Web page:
It will adhere to shower walls and the sides of tubs when they are lightly moistened with water. Then I let it sit just a little while. After it has sat a while (maybe 10 minutes) I grab a wet rag, add a little more water so I have a paste and scrub away.
With no chemicals in my face, minimal cost and just a little effort I can make just about any surface in the house shine. It takes up most stains, as well. When I'm done, I just rinse it all off and go back over spots I may have missed.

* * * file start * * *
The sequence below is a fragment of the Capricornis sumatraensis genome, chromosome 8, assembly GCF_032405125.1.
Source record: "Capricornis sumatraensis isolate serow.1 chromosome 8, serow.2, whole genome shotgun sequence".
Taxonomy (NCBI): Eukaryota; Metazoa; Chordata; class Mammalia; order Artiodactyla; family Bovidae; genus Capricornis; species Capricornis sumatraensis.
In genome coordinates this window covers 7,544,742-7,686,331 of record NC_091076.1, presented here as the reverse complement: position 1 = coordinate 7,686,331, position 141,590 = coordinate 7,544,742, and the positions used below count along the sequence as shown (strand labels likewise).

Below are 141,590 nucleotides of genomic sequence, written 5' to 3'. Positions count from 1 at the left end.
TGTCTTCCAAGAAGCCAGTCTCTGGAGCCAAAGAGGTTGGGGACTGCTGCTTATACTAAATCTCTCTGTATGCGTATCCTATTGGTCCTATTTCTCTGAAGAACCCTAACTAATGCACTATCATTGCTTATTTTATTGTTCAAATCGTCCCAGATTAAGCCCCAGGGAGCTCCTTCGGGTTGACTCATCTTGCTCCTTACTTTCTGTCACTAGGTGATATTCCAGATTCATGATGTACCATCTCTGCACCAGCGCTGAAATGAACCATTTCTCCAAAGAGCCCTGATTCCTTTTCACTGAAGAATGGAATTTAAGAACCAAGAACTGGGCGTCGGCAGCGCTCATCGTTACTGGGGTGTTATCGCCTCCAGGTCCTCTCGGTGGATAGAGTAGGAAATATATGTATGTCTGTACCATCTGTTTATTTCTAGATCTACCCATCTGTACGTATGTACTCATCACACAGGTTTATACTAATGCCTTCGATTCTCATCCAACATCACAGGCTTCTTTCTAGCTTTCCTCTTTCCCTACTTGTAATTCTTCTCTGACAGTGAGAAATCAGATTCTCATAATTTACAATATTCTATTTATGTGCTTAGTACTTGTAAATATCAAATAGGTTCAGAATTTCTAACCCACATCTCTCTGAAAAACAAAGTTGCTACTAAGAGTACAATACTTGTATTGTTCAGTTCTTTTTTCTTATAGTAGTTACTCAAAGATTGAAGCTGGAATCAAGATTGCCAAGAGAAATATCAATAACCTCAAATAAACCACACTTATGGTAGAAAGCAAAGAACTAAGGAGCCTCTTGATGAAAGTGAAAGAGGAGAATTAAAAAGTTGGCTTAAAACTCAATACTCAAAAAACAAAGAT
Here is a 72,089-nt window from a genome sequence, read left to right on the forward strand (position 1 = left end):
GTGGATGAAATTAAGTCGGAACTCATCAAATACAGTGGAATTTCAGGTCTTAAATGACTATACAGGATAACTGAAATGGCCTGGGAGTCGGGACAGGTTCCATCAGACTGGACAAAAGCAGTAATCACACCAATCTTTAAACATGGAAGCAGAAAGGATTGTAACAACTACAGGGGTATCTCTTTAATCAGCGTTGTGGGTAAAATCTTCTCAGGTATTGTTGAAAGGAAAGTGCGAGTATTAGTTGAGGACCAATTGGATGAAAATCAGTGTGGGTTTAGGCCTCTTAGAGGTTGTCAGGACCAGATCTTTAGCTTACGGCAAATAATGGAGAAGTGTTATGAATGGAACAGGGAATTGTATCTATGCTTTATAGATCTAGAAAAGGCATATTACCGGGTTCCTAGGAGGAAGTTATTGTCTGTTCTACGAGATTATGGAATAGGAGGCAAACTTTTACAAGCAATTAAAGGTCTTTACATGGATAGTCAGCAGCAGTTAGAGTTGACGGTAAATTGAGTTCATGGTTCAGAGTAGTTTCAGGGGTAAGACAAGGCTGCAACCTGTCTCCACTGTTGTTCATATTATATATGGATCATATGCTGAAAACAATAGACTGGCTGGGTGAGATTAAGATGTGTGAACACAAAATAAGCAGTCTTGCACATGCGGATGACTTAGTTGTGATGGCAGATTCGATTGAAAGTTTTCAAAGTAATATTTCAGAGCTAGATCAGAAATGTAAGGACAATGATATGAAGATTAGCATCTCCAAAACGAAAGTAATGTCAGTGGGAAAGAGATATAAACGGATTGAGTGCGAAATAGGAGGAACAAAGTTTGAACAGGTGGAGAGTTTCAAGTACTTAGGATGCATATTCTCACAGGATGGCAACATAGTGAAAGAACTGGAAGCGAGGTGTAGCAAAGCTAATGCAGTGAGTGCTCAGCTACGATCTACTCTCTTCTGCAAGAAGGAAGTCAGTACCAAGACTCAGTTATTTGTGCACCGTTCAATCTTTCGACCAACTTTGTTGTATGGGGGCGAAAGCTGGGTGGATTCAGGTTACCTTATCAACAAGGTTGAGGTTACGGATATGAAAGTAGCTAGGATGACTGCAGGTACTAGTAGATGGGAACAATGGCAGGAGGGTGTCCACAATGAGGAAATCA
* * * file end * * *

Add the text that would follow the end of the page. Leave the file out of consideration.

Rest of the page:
Baking soda also works wonders in stinky trash cans (we always have a little in the bottom of our cans to help with smells) and baking soda and vinegar sent down a drain then flushed with hot water will often clear clogs.